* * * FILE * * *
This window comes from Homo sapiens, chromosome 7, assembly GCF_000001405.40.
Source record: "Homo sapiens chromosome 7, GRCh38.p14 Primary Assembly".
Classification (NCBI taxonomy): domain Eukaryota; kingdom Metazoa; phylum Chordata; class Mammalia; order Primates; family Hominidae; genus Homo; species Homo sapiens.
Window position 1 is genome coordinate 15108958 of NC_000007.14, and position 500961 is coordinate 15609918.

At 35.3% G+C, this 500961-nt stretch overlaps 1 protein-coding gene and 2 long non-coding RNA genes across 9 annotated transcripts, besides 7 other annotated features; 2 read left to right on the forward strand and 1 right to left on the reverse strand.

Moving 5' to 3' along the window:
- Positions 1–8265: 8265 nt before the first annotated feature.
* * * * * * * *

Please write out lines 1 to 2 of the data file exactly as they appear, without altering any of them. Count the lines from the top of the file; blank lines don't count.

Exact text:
This window comes from Homo sapiens, chromosome 7, assembly GCF_000001405.40.
Source record: "Homo sapiens chromosome 7, GRCh38.p14 Primary Assembly".